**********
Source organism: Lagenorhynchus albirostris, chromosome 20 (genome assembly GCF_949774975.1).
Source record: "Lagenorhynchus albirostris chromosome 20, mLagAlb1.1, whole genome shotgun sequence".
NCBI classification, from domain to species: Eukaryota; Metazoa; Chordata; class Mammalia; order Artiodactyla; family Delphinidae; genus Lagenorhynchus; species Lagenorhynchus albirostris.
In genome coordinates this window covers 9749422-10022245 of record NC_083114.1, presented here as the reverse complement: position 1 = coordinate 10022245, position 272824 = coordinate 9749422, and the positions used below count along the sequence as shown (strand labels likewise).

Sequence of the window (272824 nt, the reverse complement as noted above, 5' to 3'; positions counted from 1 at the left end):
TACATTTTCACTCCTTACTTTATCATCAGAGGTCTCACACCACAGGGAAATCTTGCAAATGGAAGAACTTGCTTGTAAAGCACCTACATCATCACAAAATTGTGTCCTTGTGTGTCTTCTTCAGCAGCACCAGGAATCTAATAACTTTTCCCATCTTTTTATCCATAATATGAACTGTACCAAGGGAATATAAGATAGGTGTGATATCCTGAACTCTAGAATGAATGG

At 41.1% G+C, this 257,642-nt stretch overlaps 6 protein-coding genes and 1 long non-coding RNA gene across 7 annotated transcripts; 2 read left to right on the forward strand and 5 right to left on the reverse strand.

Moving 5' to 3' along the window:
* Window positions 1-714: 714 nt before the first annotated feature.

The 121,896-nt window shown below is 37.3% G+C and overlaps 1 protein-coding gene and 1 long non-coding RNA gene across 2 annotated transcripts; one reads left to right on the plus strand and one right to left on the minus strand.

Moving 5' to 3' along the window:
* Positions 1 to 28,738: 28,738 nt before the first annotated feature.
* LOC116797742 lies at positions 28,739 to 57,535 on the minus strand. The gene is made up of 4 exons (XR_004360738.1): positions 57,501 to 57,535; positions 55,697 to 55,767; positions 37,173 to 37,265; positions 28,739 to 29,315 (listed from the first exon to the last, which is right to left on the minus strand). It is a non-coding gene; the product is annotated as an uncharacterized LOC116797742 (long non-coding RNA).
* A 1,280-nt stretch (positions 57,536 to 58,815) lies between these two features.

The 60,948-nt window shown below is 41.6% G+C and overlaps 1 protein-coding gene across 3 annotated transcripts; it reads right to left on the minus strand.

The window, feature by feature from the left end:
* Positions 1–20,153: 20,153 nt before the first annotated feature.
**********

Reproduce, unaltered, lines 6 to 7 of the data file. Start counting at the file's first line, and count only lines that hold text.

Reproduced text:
TACATTTTCACTCCTTACTTTATCATCAGAGGTCTCACACCACAGGGAAATCTTGCAAATGGAAGAACTTGCTTGTAAAGCACCTACATCATCACAAAATTGTGTCCTTGTGTGTCTTCTTCAGCAGCACCAGGAATCTAATAACTTTTCCCATCTTTTTATCCATAATATGAACTGTACCAAGGGAATATAAGATAGGTGTGATATCCTGAACTCTAGAATGAATGG

At 41.1% G+C, this 257,642-nt stretch overlaps 6 protein-coding genes and 1 long non-coding RNA gene across 7 annotated transcripts; 2 read left to right on the forward strand and 5 right to left on the reverse strand.